Amanda Lane returns from her second honeymoon from Cuba, seeking legal help. Helen Morgendorffer is more is more than eager to comply, but first even she needs to know "why?" And so begins a tale of woe and misery. (1st part out of 2, presumably)
Daria (and associated characters and locations) is copyright © 1997-2000 MTV Networks.
This story is copyright © 2002 by Bacner () and has been written for personal enjoyment. No infringement of the above rights is intended.
It was suppertime at the Morgendorffers' household, when there was a knock on the door.
"Now who could that be?" Quinn wondered.
"Why won't you open it and find out?" Daria suggested.
"I would, but you see, I've told Zachary that I won't be home tonight, and I am, so if it is he testing if I am-"
"Jake. Open the door," Helen said wearily. Sometimes she wished that she could weld Daria and Quinn into one person. Apart they were good girls, but when they sat side by side ready for comparison - that was more than Helen could bear.
Meanwhile, Jake has opened the door. Jane Lane stood outside. "Hey, Jane-o!" Jake said cheerfully. "Nice to see you, but we're eating, so can you come back later? No offence."
"None taken," Jane assured him. "But it's my mom, you see? She wants to see Daria's mom 'cause she's a lawyer."
"Oh. Wait a sec then." Jake turned around and yelled: "Helen! Amanda's here, and wants to see you as a lawyer!!"
"Let her in!" Helen yelled back, always eager for a new client.
Smiling, Jake turned to Jane. "Yo, Jane-o! Let your mother in."
Moments after, Jane and Jake let-in Amanda Lane. The older Lane woman kept muttering about Bahia de Guantanamo and Le Habana over and over again. "What's going-on?" Daria and Helen asked Jane, while Jake poured Amanda some tea: the poor woman clearly needed it.
"Well, the background story is like this. Wind and his latest bride, Sheila went on a honeymoon in Cuba. Mom and dad decided to have their second honeymoon there as well and went with Wind and his bride."
"Yeah, we flew from Boston to Ottawa to Paris to Havana to Guantanamo," Amanda said. "Well, Wind and Sheila did. Me and Vince did leave-out Paris, because of... nevermind. Anyways, as soon as we have landed there, all went waky."
"You see," Amanda swallowed some more tea and continued, "while Vincent is a wonderful father and husband (Jane made some noise that was quickly stifled by Daria), every once in a while he gets hyperactive and just wants to do something - sort of like a short-circuiting of the brain, you see?"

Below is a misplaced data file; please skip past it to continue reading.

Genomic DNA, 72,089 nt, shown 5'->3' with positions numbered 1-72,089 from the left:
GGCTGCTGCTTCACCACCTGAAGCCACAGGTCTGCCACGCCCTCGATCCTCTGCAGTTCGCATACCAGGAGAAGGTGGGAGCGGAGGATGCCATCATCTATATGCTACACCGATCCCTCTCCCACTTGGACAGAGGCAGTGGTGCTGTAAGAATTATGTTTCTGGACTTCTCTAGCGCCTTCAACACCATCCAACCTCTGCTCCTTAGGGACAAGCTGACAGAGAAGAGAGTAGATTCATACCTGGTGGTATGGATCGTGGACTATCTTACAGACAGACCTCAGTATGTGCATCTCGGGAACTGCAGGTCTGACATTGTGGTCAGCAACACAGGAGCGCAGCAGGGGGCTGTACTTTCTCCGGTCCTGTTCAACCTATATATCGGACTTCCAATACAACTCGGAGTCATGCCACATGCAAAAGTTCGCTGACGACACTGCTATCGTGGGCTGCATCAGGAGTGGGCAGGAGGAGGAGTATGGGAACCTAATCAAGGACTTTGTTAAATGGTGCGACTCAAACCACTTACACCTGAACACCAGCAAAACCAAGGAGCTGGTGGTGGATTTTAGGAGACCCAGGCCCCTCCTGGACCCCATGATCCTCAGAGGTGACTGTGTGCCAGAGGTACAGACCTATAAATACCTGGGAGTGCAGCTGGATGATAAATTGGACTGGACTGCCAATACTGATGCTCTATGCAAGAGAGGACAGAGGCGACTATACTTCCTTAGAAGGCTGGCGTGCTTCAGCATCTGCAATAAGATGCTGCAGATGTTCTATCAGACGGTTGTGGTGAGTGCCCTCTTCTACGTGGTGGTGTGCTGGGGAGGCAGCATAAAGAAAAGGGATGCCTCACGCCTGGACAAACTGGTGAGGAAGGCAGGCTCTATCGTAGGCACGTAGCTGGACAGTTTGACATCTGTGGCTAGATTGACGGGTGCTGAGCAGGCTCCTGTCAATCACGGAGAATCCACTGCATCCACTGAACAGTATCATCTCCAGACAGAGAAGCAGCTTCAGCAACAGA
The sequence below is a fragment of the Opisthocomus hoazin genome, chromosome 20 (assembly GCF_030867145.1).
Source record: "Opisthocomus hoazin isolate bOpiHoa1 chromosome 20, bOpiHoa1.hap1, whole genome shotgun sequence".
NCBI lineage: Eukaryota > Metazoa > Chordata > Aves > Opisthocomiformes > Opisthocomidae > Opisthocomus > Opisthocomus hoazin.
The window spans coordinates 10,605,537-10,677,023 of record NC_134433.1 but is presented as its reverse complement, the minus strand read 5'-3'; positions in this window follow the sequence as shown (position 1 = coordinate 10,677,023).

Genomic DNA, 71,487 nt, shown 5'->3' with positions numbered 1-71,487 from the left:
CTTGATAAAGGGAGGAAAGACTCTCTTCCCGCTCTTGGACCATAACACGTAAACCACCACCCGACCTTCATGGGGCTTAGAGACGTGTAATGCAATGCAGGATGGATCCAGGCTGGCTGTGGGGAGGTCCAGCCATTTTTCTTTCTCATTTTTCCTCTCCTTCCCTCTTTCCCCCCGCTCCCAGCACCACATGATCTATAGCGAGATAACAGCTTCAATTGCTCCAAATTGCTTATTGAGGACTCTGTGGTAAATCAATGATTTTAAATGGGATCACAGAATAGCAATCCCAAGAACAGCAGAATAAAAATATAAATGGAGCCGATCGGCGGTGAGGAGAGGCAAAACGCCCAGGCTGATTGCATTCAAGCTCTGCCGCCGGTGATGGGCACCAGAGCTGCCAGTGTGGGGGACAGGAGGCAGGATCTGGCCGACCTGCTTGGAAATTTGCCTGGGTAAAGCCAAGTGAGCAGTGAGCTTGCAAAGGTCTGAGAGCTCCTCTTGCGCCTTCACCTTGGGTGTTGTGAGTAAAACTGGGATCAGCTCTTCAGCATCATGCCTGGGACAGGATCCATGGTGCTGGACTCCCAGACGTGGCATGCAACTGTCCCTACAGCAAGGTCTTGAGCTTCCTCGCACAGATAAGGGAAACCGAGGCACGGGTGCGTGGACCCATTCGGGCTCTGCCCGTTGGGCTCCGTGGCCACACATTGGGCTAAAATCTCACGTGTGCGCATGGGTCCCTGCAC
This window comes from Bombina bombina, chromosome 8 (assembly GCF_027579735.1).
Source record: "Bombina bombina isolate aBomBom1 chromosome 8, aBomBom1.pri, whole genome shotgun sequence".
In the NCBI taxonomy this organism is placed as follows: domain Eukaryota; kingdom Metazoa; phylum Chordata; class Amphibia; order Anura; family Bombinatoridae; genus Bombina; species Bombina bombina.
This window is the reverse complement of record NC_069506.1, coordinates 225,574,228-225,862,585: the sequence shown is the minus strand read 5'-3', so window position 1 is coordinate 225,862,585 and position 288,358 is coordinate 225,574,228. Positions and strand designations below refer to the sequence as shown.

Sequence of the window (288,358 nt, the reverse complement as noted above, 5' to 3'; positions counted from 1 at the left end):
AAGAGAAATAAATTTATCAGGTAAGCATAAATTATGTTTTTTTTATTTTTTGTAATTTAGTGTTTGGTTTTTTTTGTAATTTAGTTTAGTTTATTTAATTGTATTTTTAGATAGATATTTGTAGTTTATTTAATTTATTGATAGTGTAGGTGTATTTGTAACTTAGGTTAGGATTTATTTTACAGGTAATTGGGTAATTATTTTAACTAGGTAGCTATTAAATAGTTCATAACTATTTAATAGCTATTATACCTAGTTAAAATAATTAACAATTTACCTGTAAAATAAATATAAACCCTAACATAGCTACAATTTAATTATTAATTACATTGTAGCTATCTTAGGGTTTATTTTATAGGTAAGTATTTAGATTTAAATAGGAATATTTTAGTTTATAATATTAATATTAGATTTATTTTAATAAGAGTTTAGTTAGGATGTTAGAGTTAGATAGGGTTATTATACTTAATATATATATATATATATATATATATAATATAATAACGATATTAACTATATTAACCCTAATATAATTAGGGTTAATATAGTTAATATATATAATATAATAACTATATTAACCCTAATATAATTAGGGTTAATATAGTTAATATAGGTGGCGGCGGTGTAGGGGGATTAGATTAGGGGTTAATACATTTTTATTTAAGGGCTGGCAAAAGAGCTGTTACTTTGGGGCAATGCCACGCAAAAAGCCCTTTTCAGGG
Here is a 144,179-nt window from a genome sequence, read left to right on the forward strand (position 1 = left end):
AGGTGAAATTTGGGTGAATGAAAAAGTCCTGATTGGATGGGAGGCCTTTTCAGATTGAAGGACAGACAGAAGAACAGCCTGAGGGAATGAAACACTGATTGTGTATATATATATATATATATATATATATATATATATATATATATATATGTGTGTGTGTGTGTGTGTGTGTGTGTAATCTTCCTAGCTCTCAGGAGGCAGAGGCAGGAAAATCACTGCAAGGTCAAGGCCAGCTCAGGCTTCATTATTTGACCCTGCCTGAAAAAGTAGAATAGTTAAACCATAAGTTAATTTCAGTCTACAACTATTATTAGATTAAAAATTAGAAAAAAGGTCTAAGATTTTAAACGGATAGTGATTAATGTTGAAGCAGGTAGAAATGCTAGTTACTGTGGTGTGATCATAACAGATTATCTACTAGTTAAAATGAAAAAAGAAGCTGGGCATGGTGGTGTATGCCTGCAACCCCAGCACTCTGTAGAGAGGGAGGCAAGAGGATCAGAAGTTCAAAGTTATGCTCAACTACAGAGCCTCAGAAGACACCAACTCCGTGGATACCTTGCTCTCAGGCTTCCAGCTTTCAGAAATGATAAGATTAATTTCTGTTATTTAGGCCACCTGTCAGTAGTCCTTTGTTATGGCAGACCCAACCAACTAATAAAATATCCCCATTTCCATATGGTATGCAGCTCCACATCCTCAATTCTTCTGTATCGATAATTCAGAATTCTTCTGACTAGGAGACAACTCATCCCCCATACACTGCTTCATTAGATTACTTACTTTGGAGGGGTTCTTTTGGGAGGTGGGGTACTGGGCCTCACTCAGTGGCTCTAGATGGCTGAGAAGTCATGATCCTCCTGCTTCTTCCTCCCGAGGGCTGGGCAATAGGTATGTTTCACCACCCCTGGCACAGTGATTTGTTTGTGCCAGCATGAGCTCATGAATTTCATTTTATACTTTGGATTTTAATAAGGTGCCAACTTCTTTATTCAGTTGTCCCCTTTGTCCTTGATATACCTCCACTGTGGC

"Yeah, Helen's like that with family bonding," Jake said. Helen gave him a death glare, but Amanda ignored them and continued.
"Now when we came to the place of our honeymoons (a resort near the city of Guantanamo), Vincent instantly decides that we all are to have fun. And that includes Nikki and Angela - Sheila's kids from her first marriage."
"So that makes it what? Six people?" Daria asked.
"Let's see. Me and Vince. Wind and Sheila and her kids. Yes. Six. Six Lanes that went to Cuba," Amanda wept.
"Amanda! Get a grip on yourself! How can I help you if you constantly break-down!" Helen berated the other woman. Amanda semi-composed herself and continued. "So first Vince sees sky diving - for a hundred and fifty dollars you can go sky-diving, and for forty-five more bucks you'll be recorded on a video camera as well. Vince immediately got enamoured with that idea, but I stood firm, so we had row - just the first one.
So then I persuade Vince to keep off the planes for a while, and we'll go riding motorcycles as well."
"You know how to ride a motorcycle?" Jane asked.
"I remember when Wind brought home a motorcycle. It had a stationary engine that couldn't work or something."
"No, Jane, your brothers cannot ride a motorcycle. Nor I. Nor your father. Despite him stating that that's as easy as riding an ordinary bike. And those cycles down there have speed selectors on their handlebars or whatever they're called, and you must move the selector forwards to go really fast, or backwards to stop. But when it's your first time you somehow don't remember those things when the cycle gets moving.